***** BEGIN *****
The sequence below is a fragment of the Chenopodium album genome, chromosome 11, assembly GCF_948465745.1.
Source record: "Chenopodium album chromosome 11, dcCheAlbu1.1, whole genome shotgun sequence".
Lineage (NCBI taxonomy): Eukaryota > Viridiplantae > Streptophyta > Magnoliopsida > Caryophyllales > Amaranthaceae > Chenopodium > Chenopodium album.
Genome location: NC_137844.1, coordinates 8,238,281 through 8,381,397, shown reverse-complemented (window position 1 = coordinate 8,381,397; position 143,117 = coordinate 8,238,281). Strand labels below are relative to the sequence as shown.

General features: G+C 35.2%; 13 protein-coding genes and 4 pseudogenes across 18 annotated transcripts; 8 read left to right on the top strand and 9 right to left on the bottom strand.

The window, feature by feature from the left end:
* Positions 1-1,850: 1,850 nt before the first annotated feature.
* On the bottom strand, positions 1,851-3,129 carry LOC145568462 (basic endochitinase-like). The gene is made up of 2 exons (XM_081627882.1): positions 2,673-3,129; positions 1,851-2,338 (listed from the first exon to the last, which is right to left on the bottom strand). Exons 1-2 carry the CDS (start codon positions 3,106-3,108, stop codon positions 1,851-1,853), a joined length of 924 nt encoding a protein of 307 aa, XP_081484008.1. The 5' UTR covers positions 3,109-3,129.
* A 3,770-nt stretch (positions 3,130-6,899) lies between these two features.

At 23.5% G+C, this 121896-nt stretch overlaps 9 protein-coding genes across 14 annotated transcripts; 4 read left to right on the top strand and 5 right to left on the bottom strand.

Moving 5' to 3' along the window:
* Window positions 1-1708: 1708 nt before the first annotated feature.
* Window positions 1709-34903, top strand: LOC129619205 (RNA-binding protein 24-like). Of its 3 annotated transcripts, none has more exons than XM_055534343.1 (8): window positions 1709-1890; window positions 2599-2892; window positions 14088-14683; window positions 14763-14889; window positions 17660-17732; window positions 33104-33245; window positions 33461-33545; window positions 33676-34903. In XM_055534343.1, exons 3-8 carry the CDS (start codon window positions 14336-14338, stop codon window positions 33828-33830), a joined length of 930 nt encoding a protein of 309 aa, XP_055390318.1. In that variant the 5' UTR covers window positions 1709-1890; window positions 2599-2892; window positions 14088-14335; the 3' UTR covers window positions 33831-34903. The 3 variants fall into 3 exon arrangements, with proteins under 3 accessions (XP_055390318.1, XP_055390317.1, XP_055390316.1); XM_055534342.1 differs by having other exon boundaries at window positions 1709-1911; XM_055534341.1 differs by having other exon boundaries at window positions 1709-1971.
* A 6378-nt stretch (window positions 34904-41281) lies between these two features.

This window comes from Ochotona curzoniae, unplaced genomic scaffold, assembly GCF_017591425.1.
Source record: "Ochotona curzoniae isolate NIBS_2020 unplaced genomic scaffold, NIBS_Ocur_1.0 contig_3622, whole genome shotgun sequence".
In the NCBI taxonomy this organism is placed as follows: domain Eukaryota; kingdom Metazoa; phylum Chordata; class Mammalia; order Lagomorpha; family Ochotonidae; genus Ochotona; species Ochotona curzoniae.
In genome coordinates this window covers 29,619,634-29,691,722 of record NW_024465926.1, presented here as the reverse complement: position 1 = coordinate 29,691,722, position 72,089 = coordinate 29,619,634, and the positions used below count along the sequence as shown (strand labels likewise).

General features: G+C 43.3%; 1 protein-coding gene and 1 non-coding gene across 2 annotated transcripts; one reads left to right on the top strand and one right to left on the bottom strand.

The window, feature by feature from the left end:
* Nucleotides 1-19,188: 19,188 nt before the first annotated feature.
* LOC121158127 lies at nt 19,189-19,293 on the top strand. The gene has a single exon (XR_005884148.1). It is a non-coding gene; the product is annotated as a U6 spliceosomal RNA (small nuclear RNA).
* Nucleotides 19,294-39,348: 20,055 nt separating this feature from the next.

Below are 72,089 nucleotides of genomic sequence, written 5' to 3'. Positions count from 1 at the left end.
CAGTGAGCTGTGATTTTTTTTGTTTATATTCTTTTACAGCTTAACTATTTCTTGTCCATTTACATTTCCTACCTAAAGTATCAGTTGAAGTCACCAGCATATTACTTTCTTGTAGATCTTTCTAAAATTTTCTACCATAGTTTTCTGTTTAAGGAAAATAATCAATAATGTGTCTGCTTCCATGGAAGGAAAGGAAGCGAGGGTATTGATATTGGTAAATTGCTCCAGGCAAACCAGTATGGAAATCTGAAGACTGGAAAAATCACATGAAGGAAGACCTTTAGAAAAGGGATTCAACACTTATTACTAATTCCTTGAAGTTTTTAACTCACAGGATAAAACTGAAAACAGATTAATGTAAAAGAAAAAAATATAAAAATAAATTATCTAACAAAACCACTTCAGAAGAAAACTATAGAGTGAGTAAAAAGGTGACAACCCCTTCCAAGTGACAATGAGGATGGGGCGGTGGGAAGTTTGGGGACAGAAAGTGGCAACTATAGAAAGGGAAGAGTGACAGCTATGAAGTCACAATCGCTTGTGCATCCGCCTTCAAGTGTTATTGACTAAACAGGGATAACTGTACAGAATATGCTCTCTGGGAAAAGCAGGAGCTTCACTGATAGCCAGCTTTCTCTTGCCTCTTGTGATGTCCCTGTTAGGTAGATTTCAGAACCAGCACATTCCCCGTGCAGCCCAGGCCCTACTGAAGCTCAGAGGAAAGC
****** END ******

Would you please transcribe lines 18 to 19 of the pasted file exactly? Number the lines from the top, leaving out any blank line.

In genome coordinates this window covers 29,619,634-29,691,722 of record NW_024465926.1, presented here as the reverse complement: position 1 = coordinate 29,691,722, position 72,089 = coordinate 29,619,634, and the positions used below count along the sequence as shown (strand labels likewise).

General features: G+C 43.3%; 1 protein-coding gene and 1 non-coding gene across 2 annotated transcripts; one reads left to right on the top strand and one right to left on the bottom strand.